Although I understood his point of view, I disagreed with him. I told my students they should practice. Optimal would be at least once a day, six days a week, I said. Acceptable would be at least once a day three days a week. Any less than that, they'd be running the risk of slowing their progress.
I knew that they might do things ineffectively in their practice, with the best will in the world they would not always know if what they were doing was the ‘right’ thing. Their existing habits and old ways of thinking would be with them, and possibly taint their execution. I wanted them to practice anyway.
Indeed sometimes they would return to their next lesson and as we worked I would see where they had stepped off the path. They’d demonstrate what they had been doing and I would see where the misunderstanding was and set them straight. We’d repeat the ‘right’ way in the hopes that the experience would remain with them between lessons.
Still, I told them to practice. Why?
First, as Julia Cameron says, they would be ‘filling in the form’.
“Make your practice part of your daily life, as much a habit as brushing your teeth,” I’d tell a student. “Get up every day, practice, and then go out and do your daily things carrying the knowledge and energy that comes from knowing you sang that morning. It will feel good.”
Secondly, those voices in our heads can easily defeat the burgeoning creative. ‘You suck, you’re too old, you don’t even try, who are you kidding, you don’t practice enough, you may have done it okay that time but you’ll suck again soon.’ The only way I know how to defeat the doubts is to take action. And taking action is practicing. Whether it’s singing scales, or playing riffs on the guitar, or penning a lyric, or sketching a tree, or writing morning pages. We need to ‘do’ in order to grow beyond our programming.
I was watching an interview with Hans Zimmer yesterday, and one of the things he said is that you have to have the courage to fail. He echoes other creative gurus such as Julia Cameron. Part of our daily practice is to experience without expectation, to experiment without judgement, to ‘play’. In this we build a foundation of consistency. Our creative muscle is toned. We open ourselves to the flow.
I have an ongoing dialogue with people who are at odds with me, who say that routine or discipline is the enemy of inspiration. I have to disagree. I think the muse will visit me when I’ve created an attractive place for it. It will come when my antennae are up and I am ready to receive. When I have done the job of practicing my instrument or my craft so that I am ready. If I tinker and play. If I doodle.
If I do not take the time to practice my skills, if I do not ‘fill in the form’, my imagination will not take flight.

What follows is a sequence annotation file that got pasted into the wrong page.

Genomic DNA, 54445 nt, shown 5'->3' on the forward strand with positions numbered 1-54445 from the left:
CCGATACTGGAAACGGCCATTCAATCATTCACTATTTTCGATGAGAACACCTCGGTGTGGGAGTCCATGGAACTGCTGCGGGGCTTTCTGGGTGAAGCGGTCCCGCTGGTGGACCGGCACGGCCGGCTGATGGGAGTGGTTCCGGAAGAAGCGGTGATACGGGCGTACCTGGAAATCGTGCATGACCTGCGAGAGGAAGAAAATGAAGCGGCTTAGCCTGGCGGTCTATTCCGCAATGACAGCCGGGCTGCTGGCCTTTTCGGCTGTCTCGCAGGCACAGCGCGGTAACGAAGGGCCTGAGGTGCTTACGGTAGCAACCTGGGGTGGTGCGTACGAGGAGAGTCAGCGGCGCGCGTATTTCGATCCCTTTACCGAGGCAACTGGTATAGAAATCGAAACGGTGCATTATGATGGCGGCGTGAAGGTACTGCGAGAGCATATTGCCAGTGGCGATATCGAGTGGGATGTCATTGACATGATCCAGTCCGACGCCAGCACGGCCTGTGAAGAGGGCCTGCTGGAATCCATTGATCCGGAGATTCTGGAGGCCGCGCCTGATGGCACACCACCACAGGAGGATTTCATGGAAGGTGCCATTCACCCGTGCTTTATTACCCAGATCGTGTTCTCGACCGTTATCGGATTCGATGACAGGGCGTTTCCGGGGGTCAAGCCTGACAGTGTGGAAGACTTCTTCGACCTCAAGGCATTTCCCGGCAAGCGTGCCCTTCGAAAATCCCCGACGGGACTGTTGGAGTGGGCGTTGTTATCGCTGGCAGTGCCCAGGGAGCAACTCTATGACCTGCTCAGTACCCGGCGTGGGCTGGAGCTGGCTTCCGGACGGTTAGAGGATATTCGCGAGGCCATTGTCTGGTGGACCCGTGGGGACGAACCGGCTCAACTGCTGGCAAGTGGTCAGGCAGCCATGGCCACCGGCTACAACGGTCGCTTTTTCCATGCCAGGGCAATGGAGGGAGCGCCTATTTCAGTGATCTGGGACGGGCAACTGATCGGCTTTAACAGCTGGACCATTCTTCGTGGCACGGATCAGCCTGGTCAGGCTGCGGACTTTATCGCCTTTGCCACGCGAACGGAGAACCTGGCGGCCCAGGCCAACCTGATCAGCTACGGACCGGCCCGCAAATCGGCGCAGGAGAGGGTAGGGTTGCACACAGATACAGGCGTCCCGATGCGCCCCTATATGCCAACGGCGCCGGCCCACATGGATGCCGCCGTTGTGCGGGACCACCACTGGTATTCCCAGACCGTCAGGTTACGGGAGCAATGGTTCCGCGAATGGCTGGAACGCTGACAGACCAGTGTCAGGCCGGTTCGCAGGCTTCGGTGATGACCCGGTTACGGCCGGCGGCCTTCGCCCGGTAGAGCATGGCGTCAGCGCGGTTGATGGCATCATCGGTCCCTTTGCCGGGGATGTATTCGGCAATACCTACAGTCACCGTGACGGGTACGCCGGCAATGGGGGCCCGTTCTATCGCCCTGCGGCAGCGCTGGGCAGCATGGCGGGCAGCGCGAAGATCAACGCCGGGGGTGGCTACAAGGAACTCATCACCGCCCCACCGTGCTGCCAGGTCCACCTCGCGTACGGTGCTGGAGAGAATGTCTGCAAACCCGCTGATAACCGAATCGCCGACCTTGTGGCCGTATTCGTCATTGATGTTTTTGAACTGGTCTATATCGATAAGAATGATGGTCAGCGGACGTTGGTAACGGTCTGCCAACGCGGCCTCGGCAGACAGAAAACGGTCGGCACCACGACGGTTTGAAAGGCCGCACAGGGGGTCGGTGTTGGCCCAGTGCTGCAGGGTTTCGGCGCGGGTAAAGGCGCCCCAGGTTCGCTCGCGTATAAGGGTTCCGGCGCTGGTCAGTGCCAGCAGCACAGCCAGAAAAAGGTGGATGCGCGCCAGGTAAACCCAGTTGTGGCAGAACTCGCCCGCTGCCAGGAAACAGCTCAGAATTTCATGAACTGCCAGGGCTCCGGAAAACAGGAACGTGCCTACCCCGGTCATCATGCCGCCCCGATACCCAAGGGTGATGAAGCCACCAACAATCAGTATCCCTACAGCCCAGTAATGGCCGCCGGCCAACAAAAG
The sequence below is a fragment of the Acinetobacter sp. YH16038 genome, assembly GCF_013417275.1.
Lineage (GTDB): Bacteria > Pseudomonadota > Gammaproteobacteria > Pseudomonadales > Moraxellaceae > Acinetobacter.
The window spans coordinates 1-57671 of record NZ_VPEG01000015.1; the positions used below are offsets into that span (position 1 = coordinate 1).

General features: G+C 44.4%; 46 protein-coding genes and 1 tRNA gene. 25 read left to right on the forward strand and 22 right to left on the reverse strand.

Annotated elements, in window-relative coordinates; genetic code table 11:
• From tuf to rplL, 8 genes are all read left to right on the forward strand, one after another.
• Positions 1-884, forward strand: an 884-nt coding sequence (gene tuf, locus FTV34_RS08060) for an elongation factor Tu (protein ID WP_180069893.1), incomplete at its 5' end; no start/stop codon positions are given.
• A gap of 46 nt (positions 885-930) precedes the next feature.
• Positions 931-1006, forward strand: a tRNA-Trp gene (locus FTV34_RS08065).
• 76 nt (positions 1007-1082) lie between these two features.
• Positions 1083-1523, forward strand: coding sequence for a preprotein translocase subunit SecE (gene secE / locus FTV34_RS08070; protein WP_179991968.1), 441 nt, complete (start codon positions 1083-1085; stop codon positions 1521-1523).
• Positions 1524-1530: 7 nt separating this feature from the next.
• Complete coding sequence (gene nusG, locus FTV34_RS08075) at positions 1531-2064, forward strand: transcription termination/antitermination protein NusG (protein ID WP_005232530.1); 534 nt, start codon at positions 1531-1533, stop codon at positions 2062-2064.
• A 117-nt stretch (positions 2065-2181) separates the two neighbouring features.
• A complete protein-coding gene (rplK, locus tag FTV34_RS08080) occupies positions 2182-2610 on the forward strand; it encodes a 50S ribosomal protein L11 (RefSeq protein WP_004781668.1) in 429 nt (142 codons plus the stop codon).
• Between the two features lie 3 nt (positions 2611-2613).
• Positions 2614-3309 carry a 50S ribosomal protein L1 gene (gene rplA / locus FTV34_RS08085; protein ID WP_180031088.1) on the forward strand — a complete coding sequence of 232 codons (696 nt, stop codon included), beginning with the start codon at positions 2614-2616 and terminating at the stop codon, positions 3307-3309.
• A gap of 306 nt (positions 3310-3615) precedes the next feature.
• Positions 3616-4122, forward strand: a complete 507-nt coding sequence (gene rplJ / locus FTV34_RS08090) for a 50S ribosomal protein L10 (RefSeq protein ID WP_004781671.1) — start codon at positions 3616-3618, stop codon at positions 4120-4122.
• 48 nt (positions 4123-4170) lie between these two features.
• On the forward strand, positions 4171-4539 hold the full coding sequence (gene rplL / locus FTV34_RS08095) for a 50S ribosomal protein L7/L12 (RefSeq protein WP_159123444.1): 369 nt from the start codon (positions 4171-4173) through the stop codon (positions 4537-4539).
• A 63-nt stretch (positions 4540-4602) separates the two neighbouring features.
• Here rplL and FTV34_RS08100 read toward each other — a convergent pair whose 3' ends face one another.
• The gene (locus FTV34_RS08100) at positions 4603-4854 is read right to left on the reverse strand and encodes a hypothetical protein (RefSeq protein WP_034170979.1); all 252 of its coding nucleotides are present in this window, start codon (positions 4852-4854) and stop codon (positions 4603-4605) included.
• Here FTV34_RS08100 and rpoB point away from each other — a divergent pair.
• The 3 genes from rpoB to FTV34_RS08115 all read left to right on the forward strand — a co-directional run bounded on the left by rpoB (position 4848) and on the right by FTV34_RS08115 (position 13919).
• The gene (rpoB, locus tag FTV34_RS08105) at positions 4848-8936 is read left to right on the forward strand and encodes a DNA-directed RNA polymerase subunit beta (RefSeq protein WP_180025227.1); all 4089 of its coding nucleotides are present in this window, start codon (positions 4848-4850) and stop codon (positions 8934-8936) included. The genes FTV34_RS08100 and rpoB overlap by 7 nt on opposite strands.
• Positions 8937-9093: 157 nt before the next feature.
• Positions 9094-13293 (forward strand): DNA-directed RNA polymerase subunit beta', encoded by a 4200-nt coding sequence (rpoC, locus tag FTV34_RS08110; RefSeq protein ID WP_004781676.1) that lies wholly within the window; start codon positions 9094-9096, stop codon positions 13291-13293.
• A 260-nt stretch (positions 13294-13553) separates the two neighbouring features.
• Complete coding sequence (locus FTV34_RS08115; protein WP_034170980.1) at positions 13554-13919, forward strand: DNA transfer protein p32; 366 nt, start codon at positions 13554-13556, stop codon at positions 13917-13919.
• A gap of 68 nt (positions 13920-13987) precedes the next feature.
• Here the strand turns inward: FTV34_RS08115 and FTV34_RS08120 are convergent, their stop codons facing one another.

But I’d have to enter that room at some point, if only to get a coffee, or put my lunch in the fridge. Of course someone would be there, or come in while I was there, and so it would begin.
“Hi Vikki, how are you?”
Oh gawd. Now I had to answer that question. How am I. I didn’t know! There had to be a million answers. No one wanted the truth, really. Whatever I said, it would be dumb.The little chorus of voices in my head would shout at me internally: “You’re boring! B-o-r-i-n-g! Nobody wants to talk to You!” With a nervous giggle I’d finally say: “um ok-kay th-thanks, gotta g-go.” Escape as quickly as possible, almost spilling my coffee, back to my desk.
“Hey Vikki, how was your weekend?”
Oh my gawd. I didn’t know!! I couldn’t think of how it was! Eyes were looking expectantly at me, waiting for the reply of a reasonably intelligent human being.The little chorus of voices in my head would shout at me internally: “You’re an idiot! You’ll say something stupid! S-t-u-p-i-d!” A hundred answers would go through my mind while I stood there, like a stone, dismissing each one, finally… my eyes would go to the right and up to the ceiling, my tongue would cleave to the top of my mouth and I’d literally stammer, “f-f-f-f-f-f-ine.”
I hated how I felt at those moments. Weird. Awkward as hell. Like a hundred piranha were chomping at me. All I wanted to do was run away, be invisible. Everyone else seemed to know how to be, what to do, what to say. Not me. I didn't get the manual.
I avoided people as much as possible. If I was walking down the street and spied someone I knew, I’d duck into a store or something, just to get out of having to talk to them. They could be the nicest, sweetest person you could ever know. They still terrified me.
How did I go from that acute state of social phobia and debilitating stage fright to speaking on panels at music conferences and being interviewed on radio shows about shyness, singing, and voice?
I believe I was led to walk a path of healing that worked for me. It worked because it involved music, it involved creativity, and it involved singing. My mentors at the start had no inkling that what they were teaching me would help me to heal. They were simply trying to help me to sing.
But because part of singing is to look at what you are thinking just before and during your execution, over time I began to see the kind of thoughts that went through my mind as I attempted to sing. As I recognized the negative things I told myself, I was then able to begin the process of replacing them with something more positive. Something more tangible. Something more effective. I had to practice this, a lot. And I mean, a lot. For days, weeks, months, years. Slowly, unexpectedly, my consciousness was raised.
I started to recognize the programmed voices that repeated judgements and negativity to me… I began to awaken to the realization that these didn’t just occur when I was singing. They happened to me everywhere in life.